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20 Questions with Colby Jansen (Part 1)

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Q1 You have one of the most diverse backgrounds I think I’ve ever heard for a performer – Readers know you were actively deployed and in the Marines for 8 years, but tell the readers about your education (undergrad and current) and your sports background.

I suppose diverse is a good word for it, but my background is rooted in math & science. I have a BS in Physics with minors in Education and Mathematics (yes in another interview I said Chemistry, but I was attempting to be discreet about my private life). While I was in the Marine Corps, I specialized in imagery intelligence and combined my military and civilian education to pursue a career as an imagery scientist. Unfortunately, the reality of the defense industry is that you either drink the kool-aid or you’re blacklisted. So, basically because of my beliefs and lifestyle, that industry wasn’t the best thing for me. So, after a couple years of civilian contractor life, I quit and moved on. Right now, I’m doing an MBA program through one of the online schools. I had taken a couple classes at University of Toronto, but with my travel schedule, a classroom based education wasn’t the best fit for me. The thing about self-paced learning is that you have to have self-discipline and work ethic, otherwise your workload will pile up quickly and you’ll be in a frantic cramming state.

My sports background is varied, I grew up playing baseball, football and wrestling. I attribute a lot of my personality from my wrestling background. Wrestling is a team sport in a sense, but when it comes down to it, it’s you versus the other guy and skill and strength only bring you so far. Mental toughness and the ability to make your mind believe that your body can do more than it is telling your brain is something that has to be developed through years of drilling and training. It’s been that mental toughness that has helped me in my true sports calling, the sport of Rugby Union.

I began playing Rugby as a way of coping with not playing football. My fall evenings were usually filled with hard hitting football practices and getting all of my pent up aggression out. My Saturdays were devoted to the game, when I lost that opportunity in college, I was really depressed. I was recruited to the rugby team and the light went on at the first practice. There’s a funny story to what happened on the first practice I went to. I had no idea what I was in store for, so I was just tackling the guy who had the ball – I’m not that good of an athlete, but I am very good at running into people with reckless abandon. So, I hit the team’s captain and broke his nose, he jumped up and I figured it was going to come to fisticuffs – he put a finger in my chest and said that’s the way to hit! Then they brought me out and got me drunk and sent me home with one of the more promiscuous girls from the women’s rugby team. From that day forward, rugby would be one of the main focuses of my life. It has given me the ability to play all around the world as well as compete at a very high level. In the US, rugby is still an amateur sport, but I played in the USA Rugby Super League, which is the league that the USA selects the men who will represent our country in Test Matches and the Rugby World Cup. I was close to making the USA Men’s Rugby National Team, however that last step eluded me as I had a career and the competition to make the team is incredibly high. That said, my player resume is quite complete and I’ve had a great run. I’m now playing in lower division rugby in Southern Ontario Canada, but because of my left knee, I’ve put the game on the back burner for a bit.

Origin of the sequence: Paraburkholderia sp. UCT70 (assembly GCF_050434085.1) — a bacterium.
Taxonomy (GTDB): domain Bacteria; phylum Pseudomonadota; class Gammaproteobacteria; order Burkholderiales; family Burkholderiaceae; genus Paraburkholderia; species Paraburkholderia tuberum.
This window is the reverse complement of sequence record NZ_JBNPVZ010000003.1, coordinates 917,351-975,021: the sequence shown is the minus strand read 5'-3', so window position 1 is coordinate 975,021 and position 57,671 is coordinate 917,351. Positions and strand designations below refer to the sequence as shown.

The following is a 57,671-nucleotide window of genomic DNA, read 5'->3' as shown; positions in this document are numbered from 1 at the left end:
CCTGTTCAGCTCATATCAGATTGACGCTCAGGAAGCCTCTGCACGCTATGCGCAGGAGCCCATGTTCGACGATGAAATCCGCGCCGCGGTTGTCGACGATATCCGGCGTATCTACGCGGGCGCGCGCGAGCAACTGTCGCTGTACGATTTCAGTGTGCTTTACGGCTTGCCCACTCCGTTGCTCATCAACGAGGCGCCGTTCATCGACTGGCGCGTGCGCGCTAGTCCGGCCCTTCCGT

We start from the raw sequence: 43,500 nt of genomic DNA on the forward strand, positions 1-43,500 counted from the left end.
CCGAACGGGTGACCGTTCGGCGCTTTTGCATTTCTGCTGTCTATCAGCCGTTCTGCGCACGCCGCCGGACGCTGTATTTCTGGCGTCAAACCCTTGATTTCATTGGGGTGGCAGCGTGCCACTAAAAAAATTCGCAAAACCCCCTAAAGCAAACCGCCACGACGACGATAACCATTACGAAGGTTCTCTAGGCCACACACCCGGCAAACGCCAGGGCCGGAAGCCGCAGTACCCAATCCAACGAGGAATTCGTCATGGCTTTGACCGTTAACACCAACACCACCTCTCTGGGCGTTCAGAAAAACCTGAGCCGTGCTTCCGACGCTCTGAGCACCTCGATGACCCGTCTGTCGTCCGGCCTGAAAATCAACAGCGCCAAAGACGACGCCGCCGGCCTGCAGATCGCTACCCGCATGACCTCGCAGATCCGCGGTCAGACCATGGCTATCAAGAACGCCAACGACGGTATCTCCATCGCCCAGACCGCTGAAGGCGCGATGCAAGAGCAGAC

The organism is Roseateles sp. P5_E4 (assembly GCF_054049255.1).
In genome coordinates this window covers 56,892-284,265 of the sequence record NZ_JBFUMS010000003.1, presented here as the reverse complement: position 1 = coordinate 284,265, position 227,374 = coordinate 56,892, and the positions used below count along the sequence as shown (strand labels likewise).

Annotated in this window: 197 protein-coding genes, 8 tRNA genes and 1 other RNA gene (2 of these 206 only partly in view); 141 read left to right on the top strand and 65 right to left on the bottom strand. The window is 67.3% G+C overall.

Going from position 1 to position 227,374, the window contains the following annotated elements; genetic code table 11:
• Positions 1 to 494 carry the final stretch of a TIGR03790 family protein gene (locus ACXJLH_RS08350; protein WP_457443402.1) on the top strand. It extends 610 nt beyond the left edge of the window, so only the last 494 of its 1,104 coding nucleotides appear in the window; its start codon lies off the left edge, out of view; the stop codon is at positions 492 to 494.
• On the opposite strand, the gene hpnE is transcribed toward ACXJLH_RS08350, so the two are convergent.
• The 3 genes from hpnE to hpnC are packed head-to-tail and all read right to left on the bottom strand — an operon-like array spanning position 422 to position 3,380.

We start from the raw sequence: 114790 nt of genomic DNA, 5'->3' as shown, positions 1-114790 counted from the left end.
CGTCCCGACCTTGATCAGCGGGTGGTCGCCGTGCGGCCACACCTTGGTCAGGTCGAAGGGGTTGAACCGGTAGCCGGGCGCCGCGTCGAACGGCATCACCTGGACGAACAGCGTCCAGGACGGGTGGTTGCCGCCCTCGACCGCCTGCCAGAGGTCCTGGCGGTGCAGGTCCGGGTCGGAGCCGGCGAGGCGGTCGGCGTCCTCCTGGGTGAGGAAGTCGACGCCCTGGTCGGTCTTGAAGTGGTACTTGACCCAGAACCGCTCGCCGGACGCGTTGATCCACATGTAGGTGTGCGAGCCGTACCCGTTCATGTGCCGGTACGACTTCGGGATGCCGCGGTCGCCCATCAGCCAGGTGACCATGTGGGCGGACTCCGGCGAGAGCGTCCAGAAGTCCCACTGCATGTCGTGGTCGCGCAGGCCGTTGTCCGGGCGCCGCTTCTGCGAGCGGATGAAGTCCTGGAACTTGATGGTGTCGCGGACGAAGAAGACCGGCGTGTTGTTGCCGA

Q2 Speaking of rugby, by last blog count, you noted that you’d actually been playing rugby (and shooting porn, yes?) on what you eventually discovered was a quite injured knee (!) How is it, buddy? What’s the damage and is surgery in the future for Colby Jansen?

I touched on this at the end of the last question – I recently had an MRI and I’ll know more soon. I shot Naked Combat vs Trent Diesel on that injured leg. The doctor believes I either have a hairline fracture of the medial tibia plateau or a fracture of the fibula. It hurts when I do certain movements, but nothing a little ibuprofen & whisky can’t sort out.

Q3 In my mind, you've drawn immediate fans for your proto-typically masculine looks, and I quote one of your co-stars, the adorable Cole Brooks from his Kink.com "Bound in Public" interview, who says: "Colby is extremely handsome…(a) beefy, masculine guy…yeah I love him!" We know you hate labels (as per a previous interview), but how do you identify sexual orientation wise?

This is something that kind of cracks me up. I’ve seen the comments on blogs and videos and damn there are some hateful people out there banging away on their keyboards. I’ve said in the past that I am “try-sexual” or “yes-sexual”. I like sex – reeeeeeally like sex! I enjoy women, men and male to female transsexuals. Does this make me “bisexual” or “gay” – I don’t know. I go to gay clubs and bars, I have sex with men on camera, I have Grindr & Scruff accounts, I also have sex with women and my wife Gia. So, to set the record straight? I’m truly bisexual and I really don’t give a fuck what anyone else thinks.

Q4 Sound off – what are your physical stats right now? Height, weight, shoe size, cock size, and….what’s the most you can bench?

I’m 6’1” tall, I weigh around 218lbs, I wear size 12 shoes, my cock is 7” in length and the most I have ever bench pressed was 325 twice.

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Q5 You’ve stated before that you haven’t exactly been ‘out’ for that long…when or how did you discover that you would (quoting the Morningwoodclub blog interview) “never have that wild, raw, sweaty connection with a woman that [you] get…in a hot man on man rampage”?

Honestly, I never actually had any interactions with guys until about 2007. I had always thought about it, but I had never acted on it. I found Manhunt.net and ended up meeting a guy through web camming. When he and I hooked up – and it was just basically him giving me a blow job, I had no idea that an encounter could be so intense.